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Kidney Week

Abstract: TH-PO905

Is COVID-19 Infection Associated With the Progression of Kidney Disease? Findings From a Population Based Observational Study From British Columbia, Canada

Session Information

  • COVID-19: Long COVID
    November 03, 2022 | Location: Exhibit Hall, Orange County Convention Center‚ West Building
    Abstract Time: 10:00 AM - 12:00 PM

Category: Coronavirus (COVID-19)

  • 000 Coronavirus (COVID-19)

Authors

  • Atiquzzaman, Mohammad, BC Provincial Renal Agency, Vancouver, British Columbia, Canada
  • Djurdjev, Ognjenka, BC Provincial Renal Agency, Vancouver, British Columbia, Canada
  • Zheng, Yuyan, BC Provincial Renal Agency, Vancouver, British Columbia, Canada
  • Er, Lee, BC Provincial Renal Agency, Vancouver, British Columbia, Canada
  • Birks, Peter C., The University of British Columbia, Vancouver, British Columbia, Canada
  • Bevilacqua, Micheli U., The University of British Columbia, Vancouver, British Columbia, Canada
  • Oliver, Matthew J., Sunnybrook Health Sciences Centre, Toronto, Ontario, Canada
  • Levin, Adeera, The University of British Columbia, Vancouver, British Columbia, Canada
Background

Recent research suggests that COVID-19 infection is associated with acute kidney injury (AKI). Together the inflammation caused by the virus in the kidneys and the episodes of AKIs are risk factors for progression of kidney diseases. We investigated the risk of progression to kidney failure among chronic kidney disease (CKD) patients from BC, Canada who were infected with COVID-19.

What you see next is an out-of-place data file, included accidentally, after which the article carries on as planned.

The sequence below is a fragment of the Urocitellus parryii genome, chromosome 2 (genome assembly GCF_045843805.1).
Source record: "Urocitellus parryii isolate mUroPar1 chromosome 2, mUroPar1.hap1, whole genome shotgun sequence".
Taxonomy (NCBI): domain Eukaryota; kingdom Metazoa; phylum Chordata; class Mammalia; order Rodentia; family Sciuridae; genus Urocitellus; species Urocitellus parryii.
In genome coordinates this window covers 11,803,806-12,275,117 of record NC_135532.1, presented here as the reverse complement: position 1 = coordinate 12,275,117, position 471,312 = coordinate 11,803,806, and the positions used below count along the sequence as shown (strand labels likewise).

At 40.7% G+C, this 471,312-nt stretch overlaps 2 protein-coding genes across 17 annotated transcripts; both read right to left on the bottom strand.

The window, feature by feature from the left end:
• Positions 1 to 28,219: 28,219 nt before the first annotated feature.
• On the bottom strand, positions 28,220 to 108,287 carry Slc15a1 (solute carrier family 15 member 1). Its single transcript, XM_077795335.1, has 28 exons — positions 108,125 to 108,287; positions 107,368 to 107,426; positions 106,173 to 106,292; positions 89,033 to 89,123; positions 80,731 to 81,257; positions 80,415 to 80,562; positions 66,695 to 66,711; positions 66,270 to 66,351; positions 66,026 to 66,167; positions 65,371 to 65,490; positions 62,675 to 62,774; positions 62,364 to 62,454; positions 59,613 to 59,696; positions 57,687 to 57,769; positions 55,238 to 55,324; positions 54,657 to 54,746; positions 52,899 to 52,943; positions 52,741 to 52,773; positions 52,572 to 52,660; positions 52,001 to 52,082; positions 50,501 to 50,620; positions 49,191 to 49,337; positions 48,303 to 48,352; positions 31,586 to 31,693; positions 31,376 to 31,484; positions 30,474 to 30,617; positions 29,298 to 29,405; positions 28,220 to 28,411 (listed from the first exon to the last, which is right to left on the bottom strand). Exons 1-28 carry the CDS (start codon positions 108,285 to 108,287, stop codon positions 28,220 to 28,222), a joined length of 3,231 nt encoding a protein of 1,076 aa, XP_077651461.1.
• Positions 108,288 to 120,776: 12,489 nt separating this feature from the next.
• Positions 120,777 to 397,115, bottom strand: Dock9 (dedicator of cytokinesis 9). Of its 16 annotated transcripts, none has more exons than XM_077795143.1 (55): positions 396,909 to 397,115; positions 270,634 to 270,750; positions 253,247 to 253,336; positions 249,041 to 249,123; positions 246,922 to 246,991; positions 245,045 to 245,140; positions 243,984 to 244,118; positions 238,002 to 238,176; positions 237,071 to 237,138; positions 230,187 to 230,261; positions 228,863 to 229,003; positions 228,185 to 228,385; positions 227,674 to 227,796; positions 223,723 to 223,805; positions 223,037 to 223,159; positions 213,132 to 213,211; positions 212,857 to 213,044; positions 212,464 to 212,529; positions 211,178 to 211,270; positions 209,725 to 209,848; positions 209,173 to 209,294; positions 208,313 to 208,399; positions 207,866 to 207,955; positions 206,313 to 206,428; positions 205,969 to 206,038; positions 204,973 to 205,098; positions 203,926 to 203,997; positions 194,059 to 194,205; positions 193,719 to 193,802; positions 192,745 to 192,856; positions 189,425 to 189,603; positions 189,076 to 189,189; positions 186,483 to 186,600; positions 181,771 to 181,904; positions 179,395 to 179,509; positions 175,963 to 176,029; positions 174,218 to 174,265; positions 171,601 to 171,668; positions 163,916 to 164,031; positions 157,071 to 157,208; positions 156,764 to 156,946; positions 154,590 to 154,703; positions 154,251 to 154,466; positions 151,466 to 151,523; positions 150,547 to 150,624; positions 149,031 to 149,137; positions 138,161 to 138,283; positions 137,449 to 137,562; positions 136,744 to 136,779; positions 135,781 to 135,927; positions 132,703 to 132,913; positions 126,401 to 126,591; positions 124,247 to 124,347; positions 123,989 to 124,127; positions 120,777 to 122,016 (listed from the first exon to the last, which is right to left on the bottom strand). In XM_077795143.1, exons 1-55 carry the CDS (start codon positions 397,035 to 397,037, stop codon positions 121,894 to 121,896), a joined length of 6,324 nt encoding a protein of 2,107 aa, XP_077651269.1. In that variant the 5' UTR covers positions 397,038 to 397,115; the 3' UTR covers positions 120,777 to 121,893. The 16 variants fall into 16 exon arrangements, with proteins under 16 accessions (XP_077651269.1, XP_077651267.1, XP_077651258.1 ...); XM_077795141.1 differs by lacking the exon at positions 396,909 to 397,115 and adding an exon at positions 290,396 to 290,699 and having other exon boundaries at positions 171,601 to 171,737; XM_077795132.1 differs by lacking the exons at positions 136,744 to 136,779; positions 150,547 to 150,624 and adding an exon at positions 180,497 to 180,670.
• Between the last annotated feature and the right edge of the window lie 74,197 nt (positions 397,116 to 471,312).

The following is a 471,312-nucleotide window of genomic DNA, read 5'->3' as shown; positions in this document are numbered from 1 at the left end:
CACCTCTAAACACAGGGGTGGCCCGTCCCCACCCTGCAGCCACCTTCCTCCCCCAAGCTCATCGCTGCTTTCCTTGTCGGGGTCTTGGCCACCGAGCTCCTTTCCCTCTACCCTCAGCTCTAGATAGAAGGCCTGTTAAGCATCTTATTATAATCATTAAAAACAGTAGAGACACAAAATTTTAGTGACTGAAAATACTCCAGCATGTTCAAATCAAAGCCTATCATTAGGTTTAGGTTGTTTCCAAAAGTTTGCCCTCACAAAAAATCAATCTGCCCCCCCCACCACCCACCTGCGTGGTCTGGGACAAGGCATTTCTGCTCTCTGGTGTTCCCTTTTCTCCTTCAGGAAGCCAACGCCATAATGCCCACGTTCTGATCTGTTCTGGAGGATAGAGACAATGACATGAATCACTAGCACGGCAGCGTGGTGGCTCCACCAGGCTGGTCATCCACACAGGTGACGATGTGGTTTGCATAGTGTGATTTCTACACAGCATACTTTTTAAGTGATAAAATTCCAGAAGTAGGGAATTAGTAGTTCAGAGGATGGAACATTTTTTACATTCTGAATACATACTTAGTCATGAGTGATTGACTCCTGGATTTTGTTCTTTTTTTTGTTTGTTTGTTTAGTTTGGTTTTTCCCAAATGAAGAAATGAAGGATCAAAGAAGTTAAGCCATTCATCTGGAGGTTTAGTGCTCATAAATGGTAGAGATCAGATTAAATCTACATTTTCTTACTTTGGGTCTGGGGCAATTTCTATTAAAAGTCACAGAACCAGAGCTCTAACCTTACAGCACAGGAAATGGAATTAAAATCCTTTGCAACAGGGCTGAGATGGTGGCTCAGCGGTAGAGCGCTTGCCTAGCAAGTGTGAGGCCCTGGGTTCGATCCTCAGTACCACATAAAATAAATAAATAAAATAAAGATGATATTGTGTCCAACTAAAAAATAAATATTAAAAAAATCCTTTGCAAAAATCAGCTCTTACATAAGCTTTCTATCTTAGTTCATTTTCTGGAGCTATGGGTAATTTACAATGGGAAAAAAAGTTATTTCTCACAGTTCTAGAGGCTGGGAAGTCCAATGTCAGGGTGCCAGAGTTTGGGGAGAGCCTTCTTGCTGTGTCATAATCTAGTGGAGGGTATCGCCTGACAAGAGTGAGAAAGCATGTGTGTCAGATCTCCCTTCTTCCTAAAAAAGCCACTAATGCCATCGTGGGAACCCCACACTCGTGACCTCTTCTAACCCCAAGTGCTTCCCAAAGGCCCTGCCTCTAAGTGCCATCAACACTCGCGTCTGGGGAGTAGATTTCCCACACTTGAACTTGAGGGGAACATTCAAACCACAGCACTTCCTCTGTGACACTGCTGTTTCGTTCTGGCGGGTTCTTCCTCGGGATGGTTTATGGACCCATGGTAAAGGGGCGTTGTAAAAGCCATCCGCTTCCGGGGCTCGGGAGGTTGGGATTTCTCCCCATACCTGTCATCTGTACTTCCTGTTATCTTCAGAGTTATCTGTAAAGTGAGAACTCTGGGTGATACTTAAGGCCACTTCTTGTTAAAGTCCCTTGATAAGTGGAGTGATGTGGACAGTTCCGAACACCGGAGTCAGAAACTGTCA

Methods

In this retrospective cohort study, we analyzed a cohort of 22,188 non-dialysis CKD patients aged ≥18 years, with no prior history of ESKD and COVID-19 infection before the cohort entry date between January 27, 2020 & December 15, 2021. The cohort was derived from Patient Records and Outcome Management Information System (PROMIS), a population based integrated registry database for CKD patients under the nephrologist care in BC. Incident COVID-19 cases were iteratively matched without replacement to non-COVID-19 controls (1:3 ratio) based on age, sex, region of residency, diabetes status, eGFR and urine ACR, CKD vintage and COVID-19 vaccination status as of COVID-19 diagnosis date. The primary outcome was a composite of initiation of maintenance dialysis defined by dialysis performed for ≥4 weeks, a sustained decline in eGFR defined by ≥40% decline from baseline that sustained over ≥4 weeks or incident kidney transplantation. Estimated HR and 95% CI using Fine and Gray subdistribution hazard model to account for death as a competing risk.

Results

The analytic data included 1,708 patients, 475 (28%) COVID-19 cases and 1,233 (72%) non-COVID-19 controls. Median age was 71 years, 53% was male. Median follow-up was 8.3 months, 70 (4.10%) patients progressed to kidney failure. Among the non-dialysis CKD patients, the risk of developing kidney failure in COVID-19 infected cases was 24% higher compared to matched, non-COVID-19 infected controls. The HR (95% CI) was 1.24 (0.75, 2.06) (p-value: 0.39).

Conclusion

COVID-19 infection in non-dialysis CKD patients appeared to be associated with higher risk of progression to kidney failure. Although not statistically significant, the substantial increase in risk estimate warrants close monitoring of kidney function among CKD patients after COVID-19 infection.

Funding

  • Government Support – Non-U.S.